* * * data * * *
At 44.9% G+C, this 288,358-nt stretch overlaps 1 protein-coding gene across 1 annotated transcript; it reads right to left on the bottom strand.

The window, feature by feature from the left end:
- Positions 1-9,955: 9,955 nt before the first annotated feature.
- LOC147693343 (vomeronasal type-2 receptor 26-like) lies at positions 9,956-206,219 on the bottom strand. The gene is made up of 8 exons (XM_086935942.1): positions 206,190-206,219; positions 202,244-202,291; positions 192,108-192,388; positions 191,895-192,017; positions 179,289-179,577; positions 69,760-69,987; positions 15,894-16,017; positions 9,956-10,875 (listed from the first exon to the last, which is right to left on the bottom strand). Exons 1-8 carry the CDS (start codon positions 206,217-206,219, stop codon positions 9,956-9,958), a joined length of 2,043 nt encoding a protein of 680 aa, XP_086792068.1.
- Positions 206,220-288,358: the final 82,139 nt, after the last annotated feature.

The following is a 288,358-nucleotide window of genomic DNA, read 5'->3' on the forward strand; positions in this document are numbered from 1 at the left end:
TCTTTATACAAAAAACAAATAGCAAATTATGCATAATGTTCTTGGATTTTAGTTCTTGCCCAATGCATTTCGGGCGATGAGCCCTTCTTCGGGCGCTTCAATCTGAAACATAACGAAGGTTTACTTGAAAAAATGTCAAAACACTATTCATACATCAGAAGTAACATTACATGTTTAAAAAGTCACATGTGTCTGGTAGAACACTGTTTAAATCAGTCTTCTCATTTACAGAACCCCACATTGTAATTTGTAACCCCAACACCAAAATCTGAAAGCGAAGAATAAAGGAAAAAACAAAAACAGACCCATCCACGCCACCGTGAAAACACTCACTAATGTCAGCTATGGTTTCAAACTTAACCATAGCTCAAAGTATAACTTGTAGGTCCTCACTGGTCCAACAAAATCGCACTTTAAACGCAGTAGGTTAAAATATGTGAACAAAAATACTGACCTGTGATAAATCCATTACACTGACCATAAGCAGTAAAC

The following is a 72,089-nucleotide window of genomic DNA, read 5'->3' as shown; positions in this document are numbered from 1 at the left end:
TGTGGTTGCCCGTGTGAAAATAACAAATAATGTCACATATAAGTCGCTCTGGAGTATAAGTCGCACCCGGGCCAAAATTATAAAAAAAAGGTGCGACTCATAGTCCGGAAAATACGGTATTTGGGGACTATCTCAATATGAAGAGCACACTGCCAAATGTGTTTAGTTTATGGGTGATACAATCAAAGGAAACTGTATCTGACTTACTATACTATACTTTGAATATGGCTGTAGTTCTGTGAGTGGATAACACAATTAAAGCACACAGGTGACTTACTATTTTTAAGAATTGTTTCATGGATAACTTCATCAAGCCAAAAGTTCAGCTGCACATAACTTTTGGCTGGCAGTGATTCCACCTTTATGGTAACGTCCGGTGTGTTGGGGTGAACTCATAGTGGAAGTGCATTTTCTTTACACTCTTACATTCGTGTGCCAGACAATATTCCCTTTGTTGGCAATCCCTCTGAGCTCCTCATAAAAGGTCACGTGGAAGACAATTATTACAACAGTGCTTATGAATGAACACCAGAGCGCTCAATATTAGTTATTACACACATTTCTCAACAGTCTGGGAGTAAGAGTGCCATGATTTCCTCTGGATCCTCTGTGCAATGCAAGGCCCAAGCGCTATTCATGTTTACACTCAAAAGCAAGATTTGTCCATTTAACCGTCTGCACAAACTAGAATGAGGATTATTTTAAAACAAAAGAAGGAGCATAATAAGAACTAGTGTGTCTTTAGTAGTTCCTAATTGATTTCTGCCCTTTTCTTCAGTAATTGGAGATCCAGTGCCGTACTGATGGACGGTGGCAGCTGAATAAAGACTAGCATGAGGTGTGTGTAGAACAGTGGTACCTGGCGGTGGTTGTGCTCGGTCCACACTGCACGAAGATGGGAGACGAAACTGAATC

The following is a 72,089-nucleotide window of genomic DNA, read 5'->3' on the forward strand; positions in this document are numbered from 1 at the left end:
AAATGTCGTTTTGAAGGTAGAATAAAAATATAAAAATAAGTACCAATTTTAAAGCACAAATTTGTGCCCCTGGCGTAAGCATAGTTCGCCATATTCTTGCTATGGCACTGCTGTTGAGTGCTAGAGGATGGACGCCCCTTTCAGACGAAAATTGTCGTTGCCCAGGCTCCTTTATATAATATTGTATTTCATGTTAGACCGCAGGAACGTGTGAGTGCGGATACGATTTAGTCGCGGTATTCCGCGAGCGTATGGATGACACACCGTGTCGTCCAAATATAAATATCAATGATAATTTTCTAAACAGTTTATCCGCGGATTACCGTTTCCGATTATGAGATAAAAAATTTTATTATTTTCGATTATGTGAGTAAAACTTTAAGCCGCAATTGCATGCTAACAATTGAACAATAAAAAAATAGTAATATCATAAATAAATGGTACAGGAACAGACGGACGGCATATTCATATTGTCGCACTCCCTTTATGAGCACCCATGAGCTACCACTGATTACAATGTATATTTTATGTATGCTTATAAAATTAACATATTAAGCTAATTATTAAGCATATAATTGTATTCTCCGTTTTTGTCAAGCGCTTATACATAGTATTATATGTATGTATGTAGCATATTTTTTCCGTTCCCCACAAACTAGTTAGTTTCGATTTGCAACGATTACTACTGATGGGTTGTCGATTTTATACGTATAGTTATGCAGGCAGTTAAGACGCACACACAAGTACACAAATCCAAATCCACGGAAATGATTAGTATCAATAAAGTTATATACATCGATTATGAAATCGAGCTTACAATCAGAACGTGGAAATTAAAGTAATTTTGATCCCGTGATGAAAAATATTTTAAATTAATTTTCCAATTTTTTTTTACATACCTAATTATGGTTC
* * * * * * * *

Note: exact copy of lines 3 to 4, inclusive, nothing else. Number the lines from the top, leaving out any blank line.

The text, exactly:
- Positions 1-9,955: 9,955 nt before the first annotated feature.
- LOC147693343 (vomeronasal type-2 receptor 26-like) lies at positions 9,956-206,219 on the bottom strand. The gene is made up of 8 exons (XM_086935942.1): positions 206,190-206,219; positions 202,244-202,291; positions 192,108-192,388; positions 191,895-192,017; positions 179,289-179,577; positions 69,760-69,987; positions 15,894-16,017; positions 9,956-10,875 (listed from the first exon to the last, which is right to left on the bottom strand). Exons 1-8 carry the CDS (start codon positions 206,217-206,219, stop codon positions 9,956-9,958), a joined length of 2,043 nt encoding a protein of 680 aa, XP_086792068.1.